Channelpedia

PubMed 21998310


Referenced in Channelpedia wiki pages of: none

Automatically associated channels: Cav1.3



Title: Functional properties of a newly identified C-terminal splice variant of Cav1.3 L-type Ca2+ channels.

Authors: Gabriella Bock, Mathias Gebhart, Anja Scharinger, Wanchana Jangsangthong, Perrine Busquet, Chiara Poggiani, Simone Sartori, Matteo E Mangoni, Martina J Sinnegger-Brauns, Stefan Herzig, Jörg Striessnig, Alexandra Koschak

Journal, date & volume: J. Biol. Chem., 2011 Dec 9 , 286, 42736-48

PubMed link: http://www.ncbi.nlm.nih.gov/pubmed/21998310


Abstract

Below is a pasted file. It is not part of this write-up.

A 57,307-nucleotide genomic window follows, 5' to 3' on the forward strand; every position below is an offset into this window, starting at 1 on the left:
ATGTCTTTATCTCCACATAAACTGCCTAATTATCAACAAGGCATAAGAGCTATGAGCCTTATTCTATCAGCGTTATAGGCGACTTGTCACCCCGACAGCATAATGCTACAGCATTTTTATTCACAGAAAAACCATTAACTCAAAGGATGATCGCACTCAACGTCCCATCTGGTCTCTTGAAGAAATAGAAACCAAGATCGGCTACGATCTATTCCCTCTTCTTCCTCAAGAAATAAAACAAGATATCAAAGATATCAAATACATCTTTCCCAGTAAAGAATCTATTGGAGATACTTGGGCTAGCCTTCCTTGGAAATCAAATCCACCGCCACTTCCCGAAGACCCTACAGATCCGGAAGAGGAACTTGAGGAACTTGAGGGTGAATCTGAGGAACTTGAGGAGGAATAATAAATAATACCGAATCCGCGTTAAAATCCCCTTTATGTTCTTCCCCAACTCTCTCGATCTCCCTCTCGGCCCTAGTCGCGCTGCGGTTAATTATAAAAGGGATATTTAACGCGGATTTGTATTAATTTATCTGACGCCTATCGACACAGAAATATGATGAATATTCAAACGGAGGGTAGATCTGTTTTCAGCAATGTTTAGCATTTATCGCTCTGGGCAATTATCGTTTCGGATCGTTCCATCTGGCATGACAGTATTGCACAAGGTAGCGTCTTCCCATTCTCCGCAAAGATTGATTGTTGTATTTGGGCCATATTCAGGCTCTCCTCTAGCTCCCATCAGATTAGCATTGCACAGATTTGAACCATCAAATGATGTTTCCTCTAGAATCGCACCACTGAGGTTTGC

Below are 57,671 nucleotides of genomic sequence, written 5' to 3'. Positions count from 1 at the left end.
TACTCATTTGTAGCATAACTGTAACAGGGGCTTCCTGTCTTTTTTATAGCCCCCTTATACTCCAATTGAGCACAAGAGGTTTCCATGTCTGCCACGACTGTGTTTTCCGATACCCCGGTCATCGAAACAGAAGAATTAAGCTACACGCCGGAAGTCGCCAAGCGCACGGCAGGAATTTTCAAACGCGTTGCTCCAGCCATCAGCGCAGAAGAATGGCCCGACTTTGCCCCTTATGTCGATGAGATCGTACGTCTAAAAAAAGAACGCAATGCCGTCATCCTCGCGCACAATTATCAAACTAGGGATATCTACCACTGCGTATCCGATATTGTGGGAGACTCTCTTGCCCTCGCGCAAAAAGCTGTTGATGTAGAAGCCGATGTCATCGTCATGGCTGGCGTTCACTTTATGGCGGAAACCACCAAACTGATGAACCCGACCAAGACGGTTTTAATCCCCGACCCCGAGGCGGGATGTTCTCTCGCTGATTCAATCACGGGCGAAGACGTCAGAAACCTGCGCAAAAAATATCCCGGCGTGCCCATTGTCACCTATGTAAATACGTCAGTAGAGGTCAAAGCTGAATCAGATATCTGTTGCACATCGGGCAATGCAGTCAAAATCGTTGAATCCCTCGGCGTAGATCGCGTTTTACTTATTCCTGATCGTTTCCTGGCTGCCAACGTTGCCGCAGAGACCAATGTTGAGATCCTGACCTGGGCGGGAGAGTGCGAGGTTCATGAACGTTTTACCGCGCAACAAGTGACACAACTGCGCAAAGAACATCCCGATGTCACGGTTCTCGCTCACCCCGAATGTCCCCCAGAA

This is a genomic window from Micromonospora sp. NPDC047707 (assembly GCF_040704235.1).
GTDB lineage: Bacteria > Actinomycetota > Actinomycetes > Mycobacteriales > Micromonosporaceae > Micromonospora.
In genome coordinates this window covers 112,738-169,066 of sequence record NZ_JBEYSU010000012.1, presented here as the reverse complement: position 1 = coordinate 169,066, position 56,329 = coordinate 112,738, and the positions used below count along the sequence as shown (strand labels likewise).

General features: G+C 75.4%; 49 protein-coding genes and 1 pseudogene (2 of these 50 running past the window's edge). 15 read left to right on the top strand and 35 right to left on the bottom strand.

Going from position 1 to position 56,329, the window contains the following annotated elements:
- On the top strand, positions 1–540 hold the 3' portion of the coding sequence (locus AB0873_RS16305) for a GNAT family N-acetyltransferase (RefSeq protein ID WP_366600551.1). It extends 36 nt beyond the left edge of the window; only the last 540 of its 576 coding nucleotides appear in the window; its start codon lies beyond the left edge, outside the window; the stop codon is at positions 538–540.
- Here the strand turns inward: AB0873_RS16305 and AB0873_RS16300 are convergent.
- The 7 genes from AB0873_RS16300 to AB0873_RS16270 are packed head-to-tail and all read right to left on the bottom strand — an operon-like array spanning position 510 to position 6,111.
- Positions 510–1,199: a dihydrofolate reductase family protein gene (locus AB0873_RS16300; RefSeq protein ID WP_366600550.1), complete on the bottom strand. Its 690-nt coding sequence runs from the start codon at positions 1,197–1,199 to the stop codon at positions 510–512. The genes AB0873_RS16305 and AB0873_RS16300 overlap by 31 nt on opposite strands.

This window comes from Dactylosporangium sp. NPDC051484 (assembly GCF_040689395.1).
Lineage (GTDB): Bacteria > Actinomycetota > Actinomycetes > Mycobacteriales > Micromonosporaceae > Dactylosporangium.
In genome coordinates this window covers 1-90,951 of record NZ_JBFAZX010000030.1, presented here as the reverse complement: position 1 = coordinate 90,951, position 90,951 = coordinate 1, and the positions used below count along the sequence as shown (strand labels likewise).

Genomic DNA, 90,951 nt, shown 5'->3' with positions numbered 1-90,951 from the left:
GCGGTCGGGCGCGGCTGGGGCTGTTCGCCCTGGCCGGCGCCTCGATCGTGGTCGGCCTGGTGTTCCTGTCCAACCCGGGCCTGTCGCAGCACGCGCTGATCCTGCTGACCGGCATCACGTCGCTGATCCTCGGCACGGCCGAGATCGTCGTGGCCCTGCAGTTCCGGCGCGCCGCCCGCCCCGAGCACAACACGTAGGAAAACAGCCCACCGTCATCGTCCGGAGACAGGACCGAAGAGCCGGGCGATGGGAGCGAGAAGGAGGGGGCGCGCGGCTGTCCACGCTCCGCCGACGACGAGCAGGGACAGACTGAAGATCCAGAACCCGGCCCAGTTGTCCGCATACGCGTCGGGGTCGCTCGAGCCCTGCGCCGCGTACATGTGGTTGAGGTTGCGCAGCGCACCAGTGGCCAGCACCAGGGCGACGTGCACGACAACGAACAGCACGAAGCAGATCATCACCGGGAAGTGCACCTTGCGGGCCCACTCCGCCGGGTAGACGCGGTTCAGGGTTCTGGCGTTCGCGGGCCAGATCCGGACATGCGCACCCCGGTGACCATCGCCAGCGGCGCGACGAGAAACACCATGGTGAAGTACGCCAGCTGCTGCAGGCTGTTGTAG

An intramolecular interaction between a distal (DCRD) and a proximal regulatory domain (PCRD) within the C terminus of long Ca(v)1.3 L-type Ca(2+) channels (Ca(v)1.3(L)) is a major determinant of their voltage- and Ca(2+)-dependent gating kinetics. Removal of these regulatory domains by alternative splicing generates Ca(v)1.3(42A) channels that activate at a more negative voltage range and exhibit more pronounced Ca(2+)-dependent inactivation. Here we describe the discovery of a novel short splice variant (Ca(v)1.3(43S)) that is expressed at high levels in the brain but not in the heart. It lacks the DCRD but, in contrast to Ca(v)1.3(42A), still contains PCRD. When expressed together with α2δ1 and β3 subunits in tsA-201 cells, Ca(v)1.3(43S) also activated at more negative voltages like Ca(v)1.3(42A) but Ca(2+)-dependent inactivation was less pronounced. Single channel recordings revealed much higher channel open probabilities for both short splice variants as compared with Ca(v)1.3(L). The presence of the proximal C terminus in Ca(v)1.3(43S) channels preserved their modulation by distal C terminus-containing Ca(v)1.3- and Ca(v)1.2-derived C-terminal peptides. Removal of the C-terminal modulation by alternative splicing also induced a faster decay of Ca(2+) influx during electrical activities mimicking trains of neuronal action potentials. Our findings extend the spectrum of functionally diverse Ca(v)1.3 L-type channels produced by tissue-specific alternative splicing. This diversity may help to fine tune Ca(2+) channel signaling and, in the case of short variants lacking a functional C-terminal modulation, prevent excessive Ca(2+) accumulation during burst firing in neurons. This may be especially important in neurons that are affected by Ca(2+)-induced neurodegenerative processes.